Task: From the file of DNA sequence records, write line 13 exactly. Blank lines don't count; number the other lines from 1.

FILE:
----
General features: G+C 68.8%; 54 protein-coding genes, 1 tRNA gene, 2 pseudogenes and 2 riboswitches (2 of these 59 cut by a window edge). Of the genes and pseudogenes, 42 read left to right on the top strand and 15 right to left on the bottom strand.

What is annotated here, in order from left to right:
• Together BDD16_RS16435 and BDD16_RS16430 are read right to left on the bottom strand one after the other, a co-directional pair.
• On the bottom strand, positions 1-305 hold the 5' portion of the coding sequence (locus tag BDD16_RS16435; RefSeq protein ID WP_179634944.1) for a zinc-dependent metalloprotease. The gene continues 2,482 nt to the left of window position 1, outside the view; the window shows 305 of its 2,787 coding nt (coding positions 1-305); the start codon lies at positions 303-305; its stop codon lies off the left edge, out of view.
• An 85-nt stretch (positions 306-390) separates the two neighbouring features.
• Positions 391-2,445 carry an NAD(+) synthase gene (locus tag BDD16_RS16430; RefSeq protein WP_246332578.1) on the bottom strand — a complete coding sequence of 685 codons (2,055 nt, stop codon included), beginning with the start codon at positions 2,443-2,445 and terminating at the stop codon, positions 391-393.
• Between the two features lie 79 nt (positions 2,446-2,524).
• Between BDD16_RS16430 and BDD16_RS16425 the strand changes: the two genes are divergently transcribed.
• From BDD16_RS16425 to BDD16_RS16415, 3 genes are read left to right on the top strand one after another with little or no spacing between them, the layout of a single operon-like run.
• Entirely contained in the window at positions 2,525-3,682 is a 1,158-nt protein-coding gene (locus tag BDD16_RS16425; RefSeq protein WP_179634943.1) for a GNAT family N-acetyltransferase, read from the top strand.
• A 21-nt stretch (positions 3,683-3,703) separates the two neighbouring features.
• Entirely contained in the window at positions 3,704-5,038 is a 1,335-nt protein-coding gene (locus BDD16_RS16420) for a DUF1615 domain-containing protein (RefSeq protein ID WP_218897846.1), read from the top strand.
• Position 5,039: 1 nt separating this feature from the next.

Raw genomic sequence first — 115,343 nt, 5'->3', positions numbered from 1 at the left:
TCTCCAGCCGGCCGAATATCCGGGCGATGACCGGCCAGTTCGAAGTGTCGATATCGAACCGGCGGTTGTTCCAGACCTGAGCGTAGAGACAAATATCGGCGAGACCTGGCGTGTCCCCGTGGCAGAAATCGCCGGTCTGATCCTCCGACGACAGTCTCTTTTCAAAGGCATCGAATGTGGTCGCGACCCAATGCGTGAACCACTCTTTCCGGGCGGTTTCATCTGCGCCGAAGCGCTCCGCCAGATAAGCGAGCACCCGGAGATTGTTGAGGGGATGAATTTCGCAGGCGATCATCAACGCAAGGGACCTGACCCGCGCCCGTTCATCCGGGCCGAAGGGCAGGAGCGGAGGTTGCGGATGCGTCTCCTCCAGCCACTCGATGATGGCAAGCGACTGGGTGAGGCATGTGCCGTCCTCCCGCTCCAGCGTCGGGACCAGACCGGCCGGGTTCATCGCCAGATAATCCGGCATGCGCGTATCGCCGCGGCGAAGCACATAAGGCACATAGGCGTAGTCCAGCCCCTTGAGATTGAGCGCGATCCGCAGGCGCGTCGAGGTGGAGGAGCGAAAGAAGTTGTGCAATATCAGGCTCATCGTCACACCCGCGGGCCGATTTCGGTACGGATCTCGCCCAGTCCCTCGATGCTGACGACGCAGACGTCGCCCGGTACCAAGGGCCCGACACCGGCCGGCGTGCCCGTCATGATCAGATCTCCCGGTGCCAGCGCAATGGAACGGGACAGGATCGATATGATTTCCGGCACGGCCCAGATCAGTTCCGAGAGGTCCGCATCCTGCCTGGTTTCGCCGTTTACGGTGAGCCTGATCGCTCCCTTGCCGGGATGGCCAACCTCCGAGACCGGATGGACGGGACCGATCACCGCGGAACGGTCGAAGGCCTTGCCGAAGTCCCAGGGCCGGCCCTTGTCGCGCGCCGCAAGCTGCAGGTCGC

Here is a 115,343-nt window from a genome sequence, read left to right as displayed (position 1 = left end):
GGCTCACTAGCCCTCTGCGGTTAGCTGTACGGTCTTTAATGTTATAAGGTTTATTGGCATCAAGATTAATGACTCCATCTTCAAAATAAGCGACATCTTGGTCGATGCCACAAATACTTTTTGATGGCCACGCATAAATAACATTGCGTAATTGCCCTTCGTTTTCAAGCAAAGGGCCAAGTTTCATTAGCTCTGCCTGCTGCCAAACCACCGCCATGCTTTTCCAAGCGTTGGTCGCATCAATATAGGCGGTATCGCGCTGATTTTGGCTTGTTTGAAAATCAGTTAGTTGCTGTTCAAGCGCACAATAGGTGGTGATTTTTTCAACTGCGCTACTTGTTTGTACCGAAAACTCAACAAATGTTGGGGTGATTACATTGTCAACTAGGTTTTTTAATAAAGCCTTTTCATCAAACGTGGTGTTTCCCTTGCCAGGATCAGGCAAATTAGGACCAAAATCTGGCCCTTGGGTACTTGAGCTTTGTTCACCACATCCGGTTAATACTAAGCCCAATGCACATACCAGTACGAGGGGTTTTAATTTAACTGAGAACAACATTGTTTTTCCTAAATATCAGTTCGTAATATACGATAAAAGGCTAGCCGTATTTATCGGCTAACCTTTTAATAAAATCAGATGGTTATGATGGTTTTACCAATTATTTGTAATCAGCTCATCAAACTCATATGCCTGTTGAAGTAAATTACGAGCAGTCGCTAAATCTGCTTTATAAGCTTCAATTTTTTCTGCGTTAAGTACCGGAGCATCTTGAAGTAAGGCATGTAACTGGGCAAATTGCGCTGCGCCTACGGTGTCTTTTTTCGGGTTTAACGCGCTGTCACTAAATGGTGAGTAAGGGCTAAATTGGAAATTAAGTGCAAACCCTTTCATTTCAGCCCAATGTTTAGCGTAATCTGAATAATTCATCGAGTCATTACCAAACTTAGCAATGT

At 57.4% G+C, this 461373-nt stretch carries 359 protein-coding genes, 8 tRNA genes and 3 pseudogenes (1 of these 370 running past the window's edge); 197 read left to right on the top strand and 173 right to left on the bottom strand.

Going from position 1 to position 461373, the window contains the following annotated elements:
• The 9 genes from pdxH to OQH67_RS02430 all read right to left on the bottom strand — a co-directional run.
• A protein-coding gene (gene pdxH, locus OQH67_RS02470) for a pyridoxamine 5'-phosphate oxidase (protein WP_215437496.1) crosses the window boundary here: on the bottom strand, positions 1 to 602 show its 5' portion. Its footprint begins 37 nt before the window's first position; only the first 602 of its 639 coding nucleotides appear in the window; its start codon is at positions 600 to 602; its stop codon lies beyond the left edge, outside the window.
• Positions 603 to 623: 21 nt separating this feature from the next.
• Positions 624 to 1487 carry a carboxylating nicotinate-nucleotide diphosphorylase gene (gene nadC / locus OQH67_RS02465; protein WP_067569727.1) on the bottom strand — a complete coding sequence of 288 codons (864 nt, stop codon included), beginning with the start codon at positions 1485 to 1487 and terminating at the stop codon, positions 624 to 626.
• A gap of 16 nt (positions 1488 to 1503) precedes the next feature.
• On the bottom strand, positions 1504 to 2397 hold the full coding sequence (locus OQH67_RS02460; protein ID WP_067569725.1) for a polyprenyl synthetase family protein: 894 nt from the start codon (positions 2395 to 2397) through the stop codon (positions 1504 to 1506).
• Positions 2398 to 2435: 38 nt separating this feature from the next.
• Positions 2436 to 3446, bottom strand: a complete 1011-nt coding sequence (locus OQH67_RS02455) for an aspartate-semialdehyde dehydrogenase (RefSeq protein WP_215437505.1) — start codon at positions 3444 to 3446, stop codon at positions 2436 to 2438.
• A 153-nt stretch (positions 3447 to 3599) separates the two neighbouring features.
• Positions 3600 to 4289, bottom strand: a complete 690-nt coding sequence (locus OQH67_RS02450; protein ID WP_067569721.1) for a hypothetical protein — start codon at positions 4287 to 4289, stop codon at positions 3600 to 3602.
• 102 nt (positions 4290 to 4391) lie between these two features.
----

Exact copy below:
• Position 5,039: 1 nt separating this feature from the next.